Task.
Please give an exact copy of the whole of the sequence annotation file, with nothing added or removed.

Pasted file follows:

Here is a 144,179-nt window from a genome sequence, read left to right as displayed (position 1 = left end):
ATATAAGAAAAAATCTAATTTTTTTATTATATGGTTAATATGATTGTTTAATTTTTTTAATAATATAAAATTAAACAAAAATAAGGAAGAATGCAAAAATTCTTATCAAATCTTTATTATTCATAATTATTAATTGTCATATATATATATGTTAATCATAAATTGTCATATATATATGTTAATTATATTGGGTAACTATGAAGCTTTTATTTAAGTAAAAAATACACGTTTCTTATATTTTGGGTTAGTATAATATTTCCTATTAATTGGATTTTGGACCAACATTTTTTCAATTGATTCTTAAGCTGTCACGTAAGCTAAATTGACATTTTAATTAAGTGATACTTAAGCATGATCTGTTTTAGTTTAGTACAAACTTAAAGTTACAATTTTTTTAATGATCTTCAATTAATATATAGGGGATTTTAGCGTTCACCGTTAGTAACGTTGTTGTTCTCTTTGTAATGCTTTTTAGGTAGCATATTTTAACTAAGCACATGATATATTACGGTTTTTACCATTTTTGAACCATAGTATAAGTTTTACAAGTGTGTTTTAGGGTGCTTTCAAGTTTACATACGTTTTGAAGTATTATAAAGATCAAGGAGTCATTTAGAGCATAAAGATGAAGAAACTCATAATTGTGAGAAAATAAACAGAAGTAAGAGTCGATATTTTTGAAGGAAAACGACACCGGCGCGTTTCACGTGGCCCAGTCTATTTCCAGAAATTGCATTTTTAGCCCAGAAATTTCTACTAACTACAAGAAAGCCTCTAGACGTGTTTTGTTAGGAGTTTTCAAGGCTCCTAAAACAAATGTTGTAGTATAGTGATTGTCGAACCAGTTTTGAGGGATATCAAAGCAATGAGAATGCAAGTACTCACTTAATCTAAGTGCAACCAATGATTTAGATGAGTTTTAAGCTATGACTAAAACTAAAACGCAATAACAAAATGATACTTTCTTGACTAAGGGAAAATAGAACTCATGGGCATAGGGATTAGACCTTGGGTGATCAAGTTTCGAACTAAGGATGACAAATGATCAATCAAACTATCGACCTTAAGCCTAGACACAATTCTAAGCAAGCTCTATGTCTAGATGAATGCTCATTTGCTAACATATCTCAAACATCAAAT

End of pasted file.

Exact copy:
Here is a 144,179-nt window from a genome sequence, read left to right as displayed (position 1 = left end):
ATATAAGAAAAAATCTAATTTTTTTATTATATGGTTAATATGATTGTTTAATTTTTTTAATAATATAAAATTAAACAAAAATAAGGAAGAATGCAAAAATTCTTATCAAATCTTTATTATTCATAATTATTAATTGTCATATATATATATGTTAATCATAAATTGTCATATATATATGTTAATTATATTGGGTAACTATGAAGCTTTTATTTAAGTAAAAAATACACGTTTCTTATATTTTGGGTTAGTATAATATTTCCTATTAATTGGATTTTGGACCAACATTTTTTCAATTGATTCTTAAGCTGTCACGTAAGCTAAATTGACATTTTAATTAAGTGATACTTAAGCATGATCTGTTTTAGTTTAGTACAAACTTAAAGTTACAATTTTTTTAATGATCTTCAATTAATATATAGGGGATTTTAGCGTTCACCGTTAGTAACGTTGTTGTTCTCTTTGTAATGCTTTTTAGGTAGCATATTTTAACTAAGCACATGATATATTACGGTTTTTACCATTTTTGAACCATAGTATAAGTTTTACAAGTGTGTTTTAGGGTGCTTTCAAGTTTACATACGTTTTGAAGTATTATAAAGATCAAGGAGTCATTTAGAGCATAAAGATGAAGAAACTCATAATTGTGAGAAAATAAACAGAAGTAAGAGTCGATATTTTTGAAGGAAAACGACACCGGCGCGTTTCACGTGGCCCAGTCTATTTCCAGAAATTGCATTTTTAGCCCAGAAATTTCTACTAACTACAAGAAAGCCTCTAGACGTGTTTTGTTAGGAGTTTTCAAGGCTCCTAAAACAAATGTTGTAGTATAGTGATTGTCGAACCAGTTTTGAGGGATATCAAAGCAATGAGAATGCAAGTACTCACTTAATCTAAGTGCAACCAATGATTTAGATGAGTTTTAAGCTATGACTAAAACTAAAACGCAATAACAAAATGATACTTTCTTGACTAAGGGAAAATAGAACTCATGGGCATAGGGATTAGACCTTGGGTGATCAAGTTTCGAACTAAGGATGACAAATGATCAATCAAACTATCGACCTTAAGCCTAGACACAATTCTAAGCAAGCTCTATGTCTAGATGAATGCTCATTTGCTAACATATCTCAAACATCAAAT